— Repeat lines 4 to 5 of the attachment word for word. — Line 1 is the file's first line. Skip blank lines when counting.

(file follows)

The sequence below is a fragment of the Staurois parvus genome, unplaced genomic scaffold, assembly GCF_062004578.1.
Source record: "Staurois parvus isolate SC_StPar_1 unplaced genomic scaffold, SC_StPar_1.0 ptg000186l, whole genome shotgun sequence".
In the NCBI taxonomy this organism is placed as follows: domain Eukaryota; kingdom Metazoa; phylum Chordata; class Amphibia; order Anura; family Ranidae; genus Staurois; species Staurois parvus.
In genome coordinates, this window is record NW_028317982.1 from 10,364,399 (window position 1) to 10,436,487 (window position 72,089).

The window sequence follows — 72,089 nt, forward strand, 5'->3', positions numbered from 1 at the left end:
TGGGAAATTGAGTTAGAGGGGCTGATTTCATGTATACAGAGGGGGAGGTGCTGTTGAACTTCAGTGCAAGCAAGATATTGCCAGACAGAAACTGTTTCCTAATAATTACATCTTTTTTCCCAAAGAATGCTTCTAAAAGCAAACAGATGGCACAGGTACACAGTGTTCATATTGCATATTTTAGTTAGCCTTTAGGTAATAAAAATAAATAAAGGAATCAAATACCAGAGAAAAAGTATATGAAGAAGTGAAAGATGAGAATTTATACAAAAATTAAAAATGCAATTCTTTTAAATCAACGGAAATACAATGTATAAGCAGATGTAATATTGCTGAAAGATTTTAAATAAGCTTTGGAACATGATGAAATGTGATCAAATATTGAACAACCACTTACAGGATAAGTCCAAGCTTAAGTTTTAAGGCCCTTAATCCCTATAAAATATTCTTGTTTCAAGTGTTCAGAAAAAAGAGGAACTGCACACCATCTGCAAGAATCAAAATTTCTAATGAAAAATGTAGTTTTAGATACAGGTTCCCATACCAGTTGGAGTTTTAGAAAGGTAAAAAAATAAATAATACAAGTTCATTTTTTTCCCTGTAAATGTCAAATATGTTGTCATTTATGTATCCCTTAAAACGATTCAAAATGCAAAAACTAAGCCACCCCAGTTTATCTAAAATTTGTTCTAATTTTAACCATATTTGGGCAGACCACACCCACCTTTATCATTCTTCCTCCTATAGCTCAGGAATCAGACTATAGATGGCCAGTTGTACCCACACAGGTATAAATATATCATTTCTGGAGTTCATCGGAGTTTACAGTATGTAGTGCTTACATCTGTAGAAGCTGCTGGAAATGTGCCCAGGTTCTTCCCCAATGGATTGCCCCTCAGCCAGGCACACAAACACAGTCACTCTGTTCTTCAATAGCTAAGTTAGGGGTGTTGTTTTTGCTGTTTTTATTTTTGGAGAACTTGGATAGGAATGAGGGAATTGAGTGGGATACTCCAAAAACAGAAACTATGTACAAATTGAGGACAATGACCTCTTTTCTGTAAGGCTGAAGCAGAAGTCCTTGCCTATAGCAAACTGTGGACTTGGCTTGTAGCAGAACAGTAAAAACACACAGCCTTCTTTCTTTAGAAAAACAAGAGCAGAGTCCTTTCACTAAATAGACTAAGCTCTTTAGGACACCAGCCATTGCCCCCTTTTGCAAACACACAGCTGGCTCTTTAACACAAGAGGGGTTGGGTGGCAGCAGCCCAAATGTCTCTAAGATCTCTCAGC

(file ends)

In genome coordinates, this window is record NW_028317982.1 from 10,364,399 (window position 1) to 10,436,487 (window position 72,089).

The window sequence follows — 72,089 nt, forward strand, 5'->3', positions numbered from 1 at the left end: